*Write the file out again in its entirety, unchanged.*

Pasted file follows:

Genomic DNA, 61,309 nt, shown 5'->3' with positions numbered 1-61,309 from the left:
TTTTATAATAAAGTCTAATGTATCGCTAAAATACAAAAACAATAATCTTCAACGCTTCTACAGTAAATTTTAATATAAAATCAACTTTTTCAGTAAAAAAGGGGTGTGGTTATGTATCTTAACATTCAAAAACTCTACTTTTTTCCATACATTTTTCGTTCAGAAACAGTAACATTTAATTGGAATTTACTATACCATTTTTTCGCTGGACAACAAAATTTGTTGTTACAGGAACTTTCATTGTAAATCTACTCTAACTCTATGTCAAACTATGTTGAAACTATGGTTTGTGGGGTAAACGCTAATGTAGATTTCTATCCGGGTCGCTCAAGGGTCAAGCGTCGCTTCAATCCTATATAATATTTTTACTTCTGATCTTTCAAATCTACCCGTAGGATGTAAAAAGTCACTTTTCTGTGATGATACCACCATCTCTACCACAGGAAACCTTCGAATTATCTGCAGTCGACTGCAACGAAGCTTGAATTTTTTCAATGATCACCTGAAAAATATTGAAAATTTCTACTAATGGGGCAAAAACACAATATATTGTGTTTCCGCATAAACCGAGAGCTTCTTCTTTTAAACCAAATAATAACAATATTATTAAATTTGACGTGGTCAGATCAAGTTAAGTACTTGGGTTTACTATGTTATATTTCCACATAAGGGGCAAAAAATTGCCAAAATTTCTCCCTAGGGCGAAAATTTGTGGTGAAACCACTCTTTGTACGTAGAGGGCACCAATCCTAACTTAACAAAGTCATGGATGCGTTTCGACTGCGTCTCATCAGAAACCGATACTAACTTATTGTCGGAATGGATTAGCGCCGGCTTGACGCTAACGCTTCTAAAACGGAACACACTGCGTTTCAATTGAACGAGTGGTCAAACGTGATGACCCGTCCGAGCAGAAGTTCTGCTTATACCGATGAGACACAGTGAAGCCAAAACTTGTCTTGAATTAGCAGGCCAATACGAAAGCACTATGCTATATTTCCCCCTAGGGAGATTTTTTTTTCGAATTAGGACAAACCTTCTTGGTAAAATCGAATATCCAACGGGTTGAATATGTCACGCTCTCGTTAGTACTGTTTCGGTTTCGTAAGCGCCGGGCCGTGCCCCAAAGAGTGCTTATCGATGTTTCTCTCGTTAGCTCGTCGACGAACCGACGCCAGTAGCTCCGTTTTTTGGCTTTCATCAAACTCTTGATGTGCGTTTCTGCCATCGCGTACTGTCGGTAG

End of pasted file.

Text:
Genomic DNA, 61,309 nt, shown 5'->3' with positions numbered 1-61,309 from the left:
TTTTATAATAAAGTCTAATGTATCGCTAAAATACAAAAACAATAATCTTCAACGCTTCTACAGTAAATTTTAATATAAAATCAACTTTTTCAGTAAAAAAGGGGTGTGGTTATGTATCTTAACATTCAAAAACTCTACTTTTTTCCATACATTTTTCGTTCAGAAACAGTAACATTTAATTGGAATTTACTATACCATTTTTTCGCTGGACAACAAAATTTGTTGTTACAGGAACTTTCATTGTAAATCTACTCTAACTCTATGTCAAACTATGTTGAAACTATGGTTTGTGGGGTAAACGCTAATGTAGATTTCTATCCGGGTCGCTCAAGGGTCAAGCGTCGCTTCAATCCTATATAATATTTTTACTTCTGATCTTTCAAATCTACCCGTAGGATGTAAAAAGTCACTTTTCTGTGATGATACCACCATCTCTACCACAGGAAACCTTCGAATTATCTGCAGTCGACTGCAACGAAGCTTGAATTTTTTCAATGATCACCTGAAAAATATTGAAAATTTCTACTAATGGGGCAAAAACACAATATATTGTGTTTCCGCATAAACCGAGAGCTTCTTCTTTTAAACCAAATAATAACAATATTATTAAATTTGACGTGGTCAGATCAAGTTAAGTACTTGGGTTTACTATGTTATATTTCCACATAAGGGGCAAAAAATTGCCAAAATTTCTCCCTAGGGCGAAAATTTGTGGTGAAACCACTCTTTGTACGTAGAGGGCACCAATCCTAACTTAACAAAGTCATGGATGCGTTTCGACTGCGTCTCATCAGAAACCGATACTAACTTATTGTCGGAATGGATTAGCGCCGGCTTGACGCTAACGCTTCTAAAACGGAACACACTGCGTTTCAATTGAACGAGTGGTCAAACGTGATGACCCGTCCGAGCAGAAGTTCTGCTTATACCGATGAGACACAGTGAAGCCAAAACTTGTCTTGAATTAGCAGGCCAATACGAAAGCACTATGCTATATTTCCCCCTAGGGAGATTTTTTTTTCGAATTAGGACAAACCTTCTTGGTAAAATCGAATATCCAACGGGTTGAATATGTCACGCTCTCGTTAGTACTGTTTCGGTTTCGTAAGCGCCGGGCCGTGCCCCAAAGAGTGCTTATCGATGTTTCTCTCGTTAGCTCGTCGACGAACCGACGCCAGTAGCTCCGTTTTTTGGCTTTCATCAAACTCTTGATGTGCGTTTCTGCCATCGCGTACTGTCGGTAG